1. Open the shortcuts app and your ‘scene’ (…). It will be named after the Siri shortcut you say to activate the scene. Look for the ‘Search for apps and actions’ at the bottom of this screen. 2. Type “control” into the search box. In the screen shot above you can seen I have named my home: ‘Cuckoo Tree’ in the Home app. Select the option Control “name of your home” and then click ‘Scenes and Accessories’.3. You will see a list of all the HomeKit devices in your house. On that screen, select all the devices you want to control. Click Next and set what the device(s) should do, then click Done to complete the link-up between your Shortcut and HomeKit.
How to add a HomeKit automation to your Siri Shortcut

Tweet or toot!

Turmoil in the world of social media! Elon Musk, a self declared free-speech absolutist, has purchased Twitter, and promptly unbanned a large number of people who had been banned for hate or violent speech. This has prompted an exodus of advertisers, a disapproving side eye from Apple, and a flight away of Twitter users. Many have flown to a free app that is superficially like Twitter, but with clear moderation policies against hate speech, called Mastadon. On Mastadon, you don’t tweet, you toot…

Have an look at thIs review below from the Wall Street Journal to help decide if you want to join the herd.

Viruses, privacy and scammers, oh my!

Some important news on the Mac. Sophos, the internet security company has stopped support for Mac OS X. They are now only supporting macOS 11. If you can and you haven’t upgraded to macOS 11 Ventura yet, now may be the time, read more about it here. Can your Mac support the latest macOS Venture release? Check MacMost’s guide here. What about privacy though? Sometimes Apple’s privacy controls can frustrate your Mac apps working together the way you want them to. One way to resolve this may be to reset the macOS Privacy preferences. Read how to do this on MacWorld here.

There is a significant scam or fraud going around social media. It is called ‘Established Titles’. They offer to sell you a small plot of land in Scotland, whereby through ancient tradition, you can call yourself a Scottish Laird. Anyone familiar with buying/selling UK property might raise an eyebrow, but many (especially Americans) are falling for it. Have a look at this cross-examination from a US lawyer:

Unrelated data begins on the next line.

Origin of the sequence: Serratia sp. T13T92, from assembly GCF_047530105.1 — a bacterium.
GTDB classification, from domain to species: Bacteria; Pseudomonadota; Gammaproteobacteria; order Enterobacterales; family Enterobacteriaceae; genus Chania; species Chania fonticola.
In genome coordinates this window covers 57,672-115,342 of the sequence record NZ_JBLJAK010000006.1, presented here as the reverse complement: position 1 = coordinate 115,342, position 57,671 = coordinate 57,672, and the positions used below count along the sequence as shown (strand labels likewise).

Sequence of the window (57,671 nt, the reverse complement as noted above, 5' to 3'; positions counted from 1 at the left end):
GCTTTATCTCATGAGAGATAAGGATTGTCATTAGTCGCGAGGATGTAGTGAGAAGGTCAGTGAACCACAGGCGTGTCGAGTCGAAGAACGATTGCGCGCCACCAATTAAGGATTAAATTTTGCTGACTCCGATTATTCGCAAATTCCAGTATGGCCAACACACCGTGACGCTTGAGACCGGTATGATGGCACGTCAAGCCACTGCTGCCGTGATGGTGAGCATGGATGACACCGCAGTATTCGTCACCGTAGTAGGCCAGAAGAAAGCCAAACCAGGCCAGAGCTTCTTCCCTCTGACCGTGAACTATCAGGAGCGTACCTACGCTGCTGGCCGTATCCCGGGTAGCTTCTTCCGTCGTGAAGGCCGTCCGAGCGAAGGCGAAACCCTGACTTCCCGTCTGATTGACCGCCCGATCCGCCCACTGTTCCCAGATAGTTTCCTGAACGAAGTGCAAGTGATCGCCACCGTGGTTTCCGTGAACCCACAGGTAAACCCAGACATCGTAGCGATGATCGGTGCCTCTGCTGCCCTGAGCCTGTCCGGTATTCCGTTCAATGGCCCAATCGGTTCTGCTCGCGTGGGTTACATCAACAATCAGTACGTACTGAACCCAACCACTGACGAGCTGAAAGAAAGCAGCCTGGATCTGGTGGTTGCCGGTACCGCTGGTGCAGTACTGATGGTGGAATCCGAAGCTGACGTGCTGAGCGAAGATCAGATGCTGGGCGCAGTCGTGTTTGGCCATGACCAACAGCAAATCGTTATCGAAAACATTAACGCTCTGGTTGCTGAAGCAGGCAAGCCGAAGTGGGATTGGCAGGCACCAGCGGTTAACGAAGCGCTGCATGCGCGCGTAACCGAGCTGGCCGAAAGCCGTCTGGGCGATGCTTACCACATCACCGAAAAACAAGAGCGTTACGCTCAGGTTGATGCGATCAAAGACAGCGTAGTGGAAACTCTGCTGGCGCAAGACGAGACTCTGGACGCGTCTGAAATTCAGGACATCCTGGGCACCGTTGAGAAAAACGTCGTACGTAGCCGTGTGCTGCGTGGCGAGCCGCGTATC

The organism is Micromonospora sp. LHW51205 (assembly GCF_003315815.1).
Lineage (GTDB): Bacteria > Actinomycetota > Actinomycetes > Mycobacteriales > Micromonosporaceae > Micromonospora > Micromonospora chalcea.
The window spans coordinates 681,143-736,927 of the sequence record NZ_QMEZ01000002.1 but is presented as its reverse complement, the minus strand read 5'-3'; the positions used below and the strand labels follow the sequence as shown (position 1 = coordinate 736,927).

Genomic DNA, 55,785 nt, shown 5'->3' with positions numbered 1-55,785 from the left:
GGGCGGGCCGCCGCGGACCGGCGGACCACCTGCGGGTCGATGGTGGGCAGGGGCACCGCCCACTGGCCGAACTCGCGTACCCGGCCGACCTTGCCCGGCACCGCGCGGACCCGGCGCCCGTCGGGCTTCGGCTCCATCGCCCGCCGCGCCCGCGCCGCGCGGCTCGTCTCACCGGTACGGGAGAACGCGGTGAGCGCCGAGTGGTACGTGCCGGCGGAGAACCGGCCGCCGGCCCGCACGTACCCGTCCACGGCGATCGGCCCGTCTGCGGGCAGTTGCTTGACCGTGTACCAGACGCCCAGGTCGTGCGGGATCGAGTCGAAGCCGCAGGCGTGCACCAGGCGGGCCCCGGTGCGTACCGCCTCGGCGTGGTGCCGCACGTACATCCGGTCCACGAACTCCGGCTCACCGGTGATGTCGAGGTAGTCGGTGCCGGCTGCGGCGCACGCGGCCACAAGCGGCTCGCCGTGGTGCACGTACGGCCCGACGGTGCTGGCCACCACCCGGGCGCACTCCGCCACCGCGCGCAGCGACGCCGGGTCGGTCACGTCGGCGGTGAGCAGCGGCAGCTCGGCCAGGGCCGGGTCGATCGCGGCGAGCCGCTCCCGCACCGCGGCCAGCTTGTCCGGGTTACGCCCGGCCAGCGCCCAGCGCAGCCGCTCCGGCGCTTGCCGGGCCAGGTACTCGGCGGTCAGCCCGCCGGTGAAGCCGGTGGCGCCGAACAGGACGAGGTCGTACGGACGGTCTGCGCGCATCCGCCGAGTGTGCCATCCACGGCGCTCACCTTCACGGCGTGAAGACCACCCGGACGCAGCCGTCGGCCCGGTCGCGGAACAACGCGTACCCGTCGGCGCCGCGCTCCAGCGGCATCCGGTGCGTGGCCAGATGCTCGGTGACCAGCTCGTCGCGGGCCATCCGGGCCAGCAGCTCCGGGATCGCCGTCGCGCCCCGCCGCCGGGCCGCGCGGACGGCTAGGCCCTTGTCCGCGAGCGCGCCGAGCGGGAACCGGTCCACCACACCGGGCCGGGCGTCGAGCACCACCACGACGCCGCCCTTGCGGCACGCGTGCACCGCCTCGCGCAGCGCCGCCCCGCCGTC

Strange times in uncanny valley

Despite Tim Cook’s clear opinion that Augmented Reality (AR) is the future, many big companies continue to bet on virtual worlds in virtual reality (VR). The difference is immersion. With AR glasses, images are painted over the view in front of you. Imagine seeing walking directions floating in the air before you. In contrast, VR is like being immersed in a dark room that is illuminated only by the projections and images making up a scene around you. Don’t walk around in VR though, as you might not know what you’re about to bump into or knock over! This hasn’t stopped Meta (aka Facebook) spending billions and surging ahead with their latest major VR product. Unfortunately the reviews are not good. This is either half-baked or just a bad idea. Have a look over the garden fence at this one…

VM Fusion comes back to the Mac

VMware’s Fusion is out of beta and now has a Windows 11 emulation solution that officially works on current M1 and M2 Macs. Note there still isn’t a supported version of Windows 11 available for Mac. You would still need to risk using a Windows beta test version with some techie configuration. But it may be good enough to get you out of a fix if you need to use a Windows-only app. Other options like Parallels might be simpler to set up (but more expensive). Have a look at Andrew Tsai’s tutorial here to get it running:

Offers for members

Find below the special offers available to our paying members. Access these great discounts from the discounts page in the member’s section of the LMUG website.

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  • TechTool Pro: 50% Discount